By  on May 24, 2007

MILAN — Denim is a family business for the Bardelles.

Tato Bardelle dressed countless young teenagers with his hip Americanino and Outsider jeans in the Eighties here. Now his son, Nicola, is edging himself into the business with his Jacob Cohen brand.

Despite the different times they launched their brands, the Bardelles share a common philosophy for valuing quality and longevity over selling large volumes. Father and son profess to have started their businesses entirely ignorant of the industry and out of necessity.

Tato Bardelle, 63, began delivering jeans while driving an ambulance, later launching his business from a ballroom employing his wife's small production laboratory.

Nicola, 40, has had the breadth of his father's expertise from which to draw. Tato was among the first to employ outside manufacturing labs in the late Seventies. At the time, most firms had hundreds of employees cutting and sewing in-house, in addition to a design staff to provide seasonal flashes to freshen up the product offering in stores.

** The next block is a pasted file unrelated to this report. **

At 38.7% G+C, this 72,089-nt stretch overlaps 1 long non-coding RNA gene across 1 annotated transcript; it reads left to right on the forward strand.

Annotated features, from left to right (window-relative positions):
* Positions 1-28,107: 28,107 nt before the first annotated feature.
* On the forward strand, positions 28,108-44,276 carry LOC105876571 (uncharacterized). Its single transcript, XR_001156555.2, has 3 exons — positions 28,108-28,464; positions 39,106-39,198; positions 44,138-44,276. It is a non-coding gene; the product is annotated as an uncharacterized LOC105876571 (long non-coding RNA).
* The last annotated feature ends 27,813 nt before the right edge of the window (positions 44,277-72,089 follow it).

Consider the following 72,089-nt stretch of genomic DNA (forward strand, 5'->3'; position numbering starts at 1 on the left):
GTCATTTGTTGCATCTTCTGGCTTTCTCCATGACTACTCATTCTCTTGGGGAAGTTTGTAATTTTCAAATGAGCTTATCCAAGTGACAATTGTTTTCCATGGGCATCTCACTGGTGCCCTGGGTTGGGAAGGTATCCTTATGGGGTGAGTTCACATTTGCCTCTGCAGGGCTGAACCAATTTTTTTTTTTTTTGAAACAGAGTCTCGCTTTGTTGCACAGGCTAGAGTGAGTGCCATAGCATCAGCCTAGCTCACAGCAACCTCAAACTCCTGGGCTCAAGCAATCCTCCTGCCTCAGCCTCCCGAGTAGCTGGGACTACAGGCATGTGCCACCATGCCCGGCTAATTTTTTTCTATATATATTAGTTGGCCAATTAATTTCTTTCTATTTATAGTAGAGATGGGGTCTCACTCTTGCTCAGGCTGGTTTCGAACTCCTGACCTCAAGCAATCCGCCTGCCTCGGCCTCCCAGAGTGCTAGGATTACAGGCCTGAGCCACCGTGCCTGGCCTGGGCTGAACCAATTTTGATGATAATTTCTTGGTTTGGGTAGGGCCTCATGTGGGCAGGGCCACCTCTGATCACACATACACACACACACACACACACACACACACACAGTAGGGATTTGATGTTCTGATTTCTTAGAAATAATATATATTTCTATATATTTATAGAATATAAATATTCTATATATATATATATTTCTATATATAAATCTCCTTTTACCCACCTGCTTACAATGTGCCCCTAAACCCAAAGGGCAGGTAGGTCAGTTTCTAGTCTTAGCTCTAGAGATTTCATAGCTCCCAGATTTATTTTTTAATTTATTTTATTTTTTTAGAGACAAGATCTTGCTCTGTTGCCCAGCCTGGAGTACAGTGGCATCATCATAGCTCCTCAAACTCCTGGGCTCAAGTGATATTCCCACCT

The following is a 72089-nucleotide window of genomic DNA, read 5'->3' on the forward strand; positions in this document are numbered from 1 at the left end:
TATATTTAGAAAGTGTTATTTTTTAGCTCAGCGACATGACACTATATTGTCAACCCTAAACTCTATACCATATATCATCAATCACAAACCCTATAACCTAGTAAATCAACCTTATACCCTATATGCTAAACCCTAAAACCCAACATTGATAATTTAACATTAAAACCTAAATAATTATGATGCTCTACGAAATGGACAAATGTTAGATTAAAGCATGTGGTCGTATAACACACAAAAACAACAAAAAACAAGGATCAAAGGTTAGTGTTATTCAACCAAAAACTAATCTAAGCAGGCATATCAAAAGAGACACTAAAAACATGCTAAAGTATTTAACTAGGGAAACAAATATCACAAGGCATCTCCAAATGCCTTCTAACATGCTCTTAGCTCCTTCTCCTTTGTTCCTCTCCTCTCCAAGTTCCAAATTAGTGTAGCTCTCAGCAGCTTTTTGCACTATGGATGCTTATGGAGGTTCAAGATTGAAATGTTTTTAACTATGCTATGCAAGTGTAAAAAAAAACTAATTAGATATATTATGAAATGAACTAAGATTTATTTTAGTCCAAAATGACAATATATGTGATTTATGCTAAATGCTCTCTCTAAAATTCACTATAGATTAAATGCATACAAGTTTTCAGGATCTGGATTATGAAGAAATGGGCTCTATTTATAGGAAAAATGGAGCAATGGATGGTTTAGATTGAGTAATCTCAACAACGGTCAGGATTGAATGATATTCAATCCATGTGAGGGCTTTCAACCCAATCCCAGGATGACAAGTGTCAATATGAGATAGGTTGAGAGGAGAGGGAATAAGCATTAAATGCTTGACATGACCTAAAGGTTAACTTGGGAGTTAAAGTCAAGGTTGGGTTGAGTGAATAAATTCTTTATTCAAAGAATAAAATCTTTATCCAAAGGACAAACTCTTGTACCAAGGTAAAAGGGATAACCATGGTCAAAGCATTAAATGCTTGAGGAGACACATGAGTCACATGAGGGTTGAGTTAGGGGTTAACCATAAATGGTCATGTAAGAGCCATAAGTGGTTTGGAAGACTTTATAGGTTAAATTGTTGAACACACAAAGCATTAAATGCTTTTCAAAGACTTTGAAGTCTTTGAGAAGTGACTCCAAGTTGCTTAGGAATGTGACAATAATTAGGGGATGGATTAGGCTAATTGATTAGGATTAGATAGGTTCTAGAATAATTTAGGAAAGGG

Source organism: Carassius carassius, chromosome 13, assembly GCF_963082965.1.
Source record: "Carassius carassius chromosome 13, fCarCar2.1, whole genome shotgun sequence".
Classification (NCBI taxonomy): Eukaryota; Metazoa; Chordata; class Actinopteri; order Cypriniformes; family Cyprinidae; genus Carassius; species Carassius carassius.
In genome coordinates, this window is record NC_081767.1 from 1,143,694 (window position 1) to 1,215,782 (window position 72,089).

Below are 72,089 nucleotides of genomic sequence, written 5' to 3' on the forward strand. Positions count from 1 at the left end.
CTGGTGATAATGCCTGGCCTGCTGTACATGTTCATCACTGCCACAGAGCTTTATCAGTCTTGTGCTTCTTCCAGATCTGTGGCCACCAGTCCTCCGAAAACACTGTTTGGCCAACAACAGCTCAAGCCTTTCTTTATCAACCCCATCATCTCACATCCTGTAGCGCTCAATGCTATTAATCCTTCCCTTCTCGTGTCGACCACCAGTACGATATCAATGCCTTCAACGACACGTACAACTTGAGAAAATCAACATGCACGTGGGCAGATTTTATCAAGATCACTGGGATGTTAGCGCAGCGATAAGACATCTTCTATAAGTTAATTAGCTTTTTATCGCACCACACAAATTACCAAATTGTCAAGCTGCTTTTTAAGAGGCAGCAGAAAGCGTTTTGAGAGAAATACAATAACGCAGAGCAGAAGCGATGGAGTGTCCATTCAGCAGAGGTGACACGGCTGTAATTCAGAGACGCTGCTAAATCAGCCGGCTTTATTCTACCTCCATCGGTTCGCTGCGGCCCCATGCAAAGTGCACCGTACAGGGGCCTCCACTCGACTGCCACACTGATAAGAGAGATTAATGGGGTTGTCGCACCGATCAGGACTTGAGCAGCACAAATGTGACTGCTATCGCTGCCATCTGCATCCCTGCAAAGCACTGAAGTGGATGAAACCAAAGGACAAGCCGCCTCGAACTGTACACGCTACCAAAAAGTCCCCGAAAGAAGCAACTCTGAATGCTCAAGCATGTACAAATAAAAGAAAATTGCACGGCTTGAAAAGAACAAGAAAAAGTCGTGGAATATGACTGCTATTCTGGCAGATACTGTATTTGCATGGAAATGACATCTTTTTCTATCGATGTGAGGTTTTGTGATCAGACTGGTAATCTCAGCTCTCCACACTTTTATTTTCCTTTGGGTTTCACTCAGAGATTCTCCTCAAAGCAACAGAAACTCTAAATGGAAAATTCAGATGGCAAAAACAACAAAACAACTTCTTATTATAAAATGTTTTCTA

Starting in 1977, Tato went from working with 20 factories to 200 in about five years, indirectly employing almost 5,000 people, producing 30,000 pieces per week and stocking almost 875,000 yards of fabric in its warehouse.

"When I started out, there was nothing and no idea of any kind of industrial culture, structure or business plan," said Tato. "Jeans were basic four-pocket pants, but customers would still tear them off your hands. You would write the orders and then find ways to carry them out."

From 1976 to 1982, Tato went from producing 50,000 to 6.5 million pieces.

Today, there is a strong connection between the comprehensive web of manufacturers, laundries and laboratories in the Veneto region that have made the area one of Italy's main denim hubs. Tato Bardelle's name is often mentioned as a reference point in conversations while visiting the district.

"Tato Bardelle was a pioneer here, with a strong business sense, and [he] created a huge industry, giving work to a lot of people in an area that was depressed before," said Giovanni Petrin, general manager at Veneto-based Martelli, which treats and washes denim for brands such as Diesel, Meltin' Pot, Gucci, Giorgio Armani and Dolce & Gabbana.

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